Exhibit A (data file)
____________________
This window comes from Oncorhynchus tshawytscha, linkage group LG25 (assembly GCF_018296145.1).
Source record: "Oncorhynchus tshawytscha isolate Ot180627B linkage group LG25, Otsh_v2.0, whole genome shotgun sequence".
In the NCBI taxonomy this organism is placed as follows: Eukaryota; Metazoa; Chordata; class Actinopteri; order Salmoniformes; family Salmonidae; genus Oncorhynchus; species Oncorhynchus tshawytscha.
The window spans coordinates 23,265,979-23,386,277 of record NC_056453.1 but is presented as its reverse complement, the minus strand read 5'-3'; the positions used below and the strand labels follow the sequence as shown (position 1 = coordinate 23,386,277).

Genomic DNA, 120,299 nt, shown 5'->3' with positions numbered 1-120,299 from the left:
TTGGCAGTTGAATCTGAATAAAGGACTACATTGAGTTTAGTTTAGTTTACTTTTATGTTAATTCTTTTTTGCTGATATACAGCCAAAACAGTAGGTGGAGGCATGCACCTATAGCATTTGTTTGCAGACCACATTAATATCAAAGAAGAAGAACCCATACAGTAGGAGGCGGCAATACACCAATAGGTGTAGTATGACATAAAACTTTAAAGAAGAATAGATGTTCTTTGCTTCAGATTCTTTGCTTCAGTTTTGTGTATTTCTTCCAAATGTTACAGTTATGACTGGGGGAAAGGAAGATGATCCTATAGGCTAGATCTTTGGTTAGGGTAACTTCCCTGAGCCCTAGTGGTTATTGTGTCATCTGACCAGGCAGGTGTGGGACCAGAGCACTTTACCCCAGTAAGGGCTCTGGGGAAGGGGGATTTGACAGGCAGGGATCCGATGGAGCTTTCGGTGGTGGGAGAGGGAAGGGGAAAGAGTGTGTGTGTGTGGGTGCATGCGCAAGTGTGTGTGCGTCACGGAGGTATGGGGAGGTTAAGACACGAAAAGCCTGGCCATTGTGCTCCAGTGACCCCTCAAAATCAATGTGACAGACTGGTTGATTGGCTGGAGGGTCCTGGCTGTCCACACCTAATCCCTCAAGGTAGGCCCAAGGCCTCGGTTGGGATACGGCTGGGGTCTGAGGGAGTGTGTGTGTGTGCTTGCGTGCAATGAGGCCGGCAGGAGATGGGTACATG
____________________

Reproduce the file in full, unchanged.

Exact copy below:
This window comes from Oncorhynchus tshawytscha, linkage group LG25 (assembly GCF_018296145.1).
Source record: "Oncorhynchus tshawytscha isolate Ot180627B linkage group LG25, Otsh_v2.0, whole genome shotgun sequence".
In the NCBI taxonomy this organism is placed as follows: Eukaryota; Metazoa; Chordata; class Actinopteri; order Salmoniformes; family Salmonidae; genus Oncorhynchus; species Oncorhynchus tshawytscha.
The window spans coordinates 23,265,979-23,386,277 of record NC_056453.1 but is presented as its reverse complement, the minus strand read 5'-3'; the positions used below and the strand labels follow the sequence as shown (position 1 = coordinate 23,386,277).

Genomic DNA, 120,299 nt, shown 5'->3' with positions numbered 1-120,299 from the left:
TTGGCAGTTGAATCTGAATAAAGGACTACATTGAGTTTAGTTTAGTTTACTTTTATGTTAATTCTTTTTTGCTGATATACAGCCAAAACAGTAGGTGGAGGCATGCACCTATAGCATTTGTTTGCAGACCACATTAATATCAAAGAAGAAGAACCCATACAGTAGGAGGCGGCAATACACCAATAGGTGTAGTATGACATAAAACTTTAAAGAAGAATAGATGTTCTTTGCTTCAGATTCTTTGCTTCAGTTTTGTGTATTTCTTCCAAATGTTACAGTTATGACTGGGGGAAAGGAAGATGATCCTATAGGCTAGATCTTTGGTTAGGGTAACTTCCCTGAGCCCTAGTGGTTATTGTGTCATCTGACCAGGCAGGTGTGGGACCAGAGCACTTTACCCCAGTAAGGGCTCTGGGGAAGGGGGATTTGACAGGCAGGGATCCGATGGAGCTTTCGGTGGTGGGAGAGGGAAGGGGAAAGAGTGTGTGTGTGTGGGTGCATGCGCAAGTGTGTGTGCGTCACGGAGGTATGGGGAGGTTAAGACACGAAAAGCCTGGCCATTGTGCTCCAGTGACCCCTCAAAATCAATGTGACAGACTGGTTGATTGGCTGGAGGGTCCTGGCTGTCCACACCTAATCCCTCAAGGTAGGCCCAAGGCCTCGGTTGGGATACGGCTGGGGTCTGAGGGAGTGTGTGTGTGTGCTTGCGTGCAATGAGGCCGGCAGGAGATGGGTACATG